12. Germany's recent record of product market reforms, especially in the utilities sector, is impressive. Current plans for further privatization should be implemented vigorously. A particular challenge for Germany in the area of product market regulation is to ensure its ability to take advantage of the growth and productivity gains associated with the "new economy." Germany is well-placed to reap the benefits of information and communications technology diffusion as telephone costs have fallen dramatically following deregulation of the telecommunications sector. Moreover, Germany's large number of small and medium-size businesses makes it a prime European platform for business-to-business (B2B) operations that match buyers and sellers in virtual marketplaces. An alteration of strict retail regulations, however, will be needed to accommodate the growth in e-commerce at the retail level. Measures to assure attainment of commitments made at the European summit at Lisbon to embrace information technology and stimulate e-commerce and internet usage are also needed.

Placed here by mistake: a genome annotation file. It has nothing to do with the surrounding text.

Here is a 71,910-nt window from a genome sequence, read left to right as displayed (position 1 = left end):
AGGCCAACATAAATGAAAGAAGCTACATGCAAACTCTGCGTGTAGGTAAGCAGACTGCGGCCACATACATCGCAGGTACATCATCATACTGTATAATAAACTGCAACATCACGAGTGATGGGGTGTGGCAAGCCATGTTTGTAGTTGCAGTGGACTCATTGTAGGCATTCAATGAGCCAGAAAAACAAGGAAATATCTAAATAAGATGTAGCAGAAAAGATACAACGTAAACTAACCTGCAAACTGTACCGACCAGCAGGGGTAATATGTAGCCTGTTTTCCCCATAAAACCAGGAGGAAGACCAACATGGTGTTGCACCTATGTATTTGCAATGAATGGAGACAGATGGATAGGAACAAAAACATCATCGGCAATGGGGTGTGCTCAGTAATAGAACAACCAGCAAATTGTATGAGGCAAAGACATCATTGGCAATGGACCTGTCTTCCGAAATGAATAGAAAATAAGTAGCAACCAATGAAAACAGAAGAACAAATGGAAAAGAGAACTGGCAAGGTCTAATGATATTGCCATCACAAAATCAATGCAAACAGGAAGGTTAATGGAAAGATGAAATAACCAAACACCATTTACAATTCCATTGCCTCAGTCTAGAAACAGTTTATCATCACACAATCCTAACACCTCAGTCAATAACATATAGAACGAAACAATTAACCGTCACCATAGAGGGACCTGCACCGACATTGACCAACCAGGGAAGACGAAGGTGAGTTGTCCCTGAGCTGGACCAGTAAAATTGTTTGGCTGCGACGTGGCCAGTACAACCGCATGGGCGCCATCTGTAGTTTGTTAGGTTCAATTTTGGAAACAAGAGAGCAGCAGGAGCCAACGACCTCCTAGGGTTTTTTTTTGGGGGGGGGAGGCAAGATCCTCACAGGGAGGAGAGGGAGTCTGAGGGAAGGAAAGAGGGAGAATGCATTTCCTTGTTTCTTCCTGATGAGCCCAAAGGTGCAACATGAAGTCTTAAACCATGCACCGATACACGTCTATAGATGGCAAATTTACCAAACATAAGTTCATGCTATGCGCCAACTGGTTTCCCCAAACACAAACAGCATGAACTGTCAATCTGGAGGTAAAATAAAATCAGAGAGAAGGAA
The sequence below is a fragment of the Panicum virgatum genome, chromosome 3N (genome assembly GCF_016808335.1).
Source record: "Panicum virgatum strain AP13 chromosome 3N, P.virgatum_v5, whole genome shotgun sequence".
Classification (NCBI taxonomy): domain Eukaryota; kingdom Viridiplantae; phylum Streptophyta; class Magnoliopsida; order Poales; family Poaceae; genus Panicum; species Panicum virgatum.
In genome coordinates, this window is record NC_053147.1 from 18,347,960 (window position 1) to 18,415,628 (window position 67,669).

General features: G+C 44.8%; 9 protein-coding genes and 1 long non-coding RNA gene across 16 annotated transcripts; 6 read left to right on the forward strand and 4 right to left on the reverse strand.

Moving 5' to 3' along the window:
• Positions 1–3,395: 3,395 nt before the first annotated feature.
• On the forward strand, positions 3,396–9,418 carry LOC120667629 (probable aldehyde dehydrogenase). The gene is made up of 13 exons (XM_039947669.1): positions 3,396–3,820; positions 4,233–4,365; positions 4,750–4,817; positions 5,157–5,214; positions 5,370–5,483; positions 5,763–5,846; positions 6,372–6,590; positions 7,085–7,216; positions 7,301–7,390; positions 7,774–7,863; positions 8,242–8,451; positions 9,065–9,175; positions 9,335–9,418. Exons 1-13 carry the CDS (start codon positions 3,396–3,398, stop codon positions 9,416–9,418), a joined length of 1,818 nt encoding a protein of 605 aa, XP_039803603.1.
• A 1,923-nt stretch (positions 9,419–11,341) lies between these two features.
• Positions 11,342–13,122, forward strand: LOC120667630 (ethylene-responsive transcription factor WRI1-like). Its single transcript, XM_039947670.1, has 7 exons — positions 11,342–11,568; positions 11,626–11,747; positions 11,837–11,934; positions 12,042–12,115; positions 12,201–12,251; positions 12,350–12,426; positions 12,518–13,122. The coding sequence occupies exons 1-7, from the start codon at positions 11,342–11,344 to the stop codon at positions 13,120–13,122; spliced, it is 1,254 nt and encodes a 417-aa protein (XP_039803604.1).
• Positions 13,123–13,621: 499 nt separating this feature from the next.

13. Regarding statistics, we welcome the achievements of the past year in closing the gaps that had arisen in the context of the adoption of new international standards. Further adaptations will likely be needed in future as standards evolve in response to the requirements of monitoring the "new economy."
In closing, we would like to express our thanks for the warm welcome and close cooperation that we have received in Berlin, Frankfurt, and Wiesbaden.
IMF EXTERNAL RELATIONS DEPARTMENT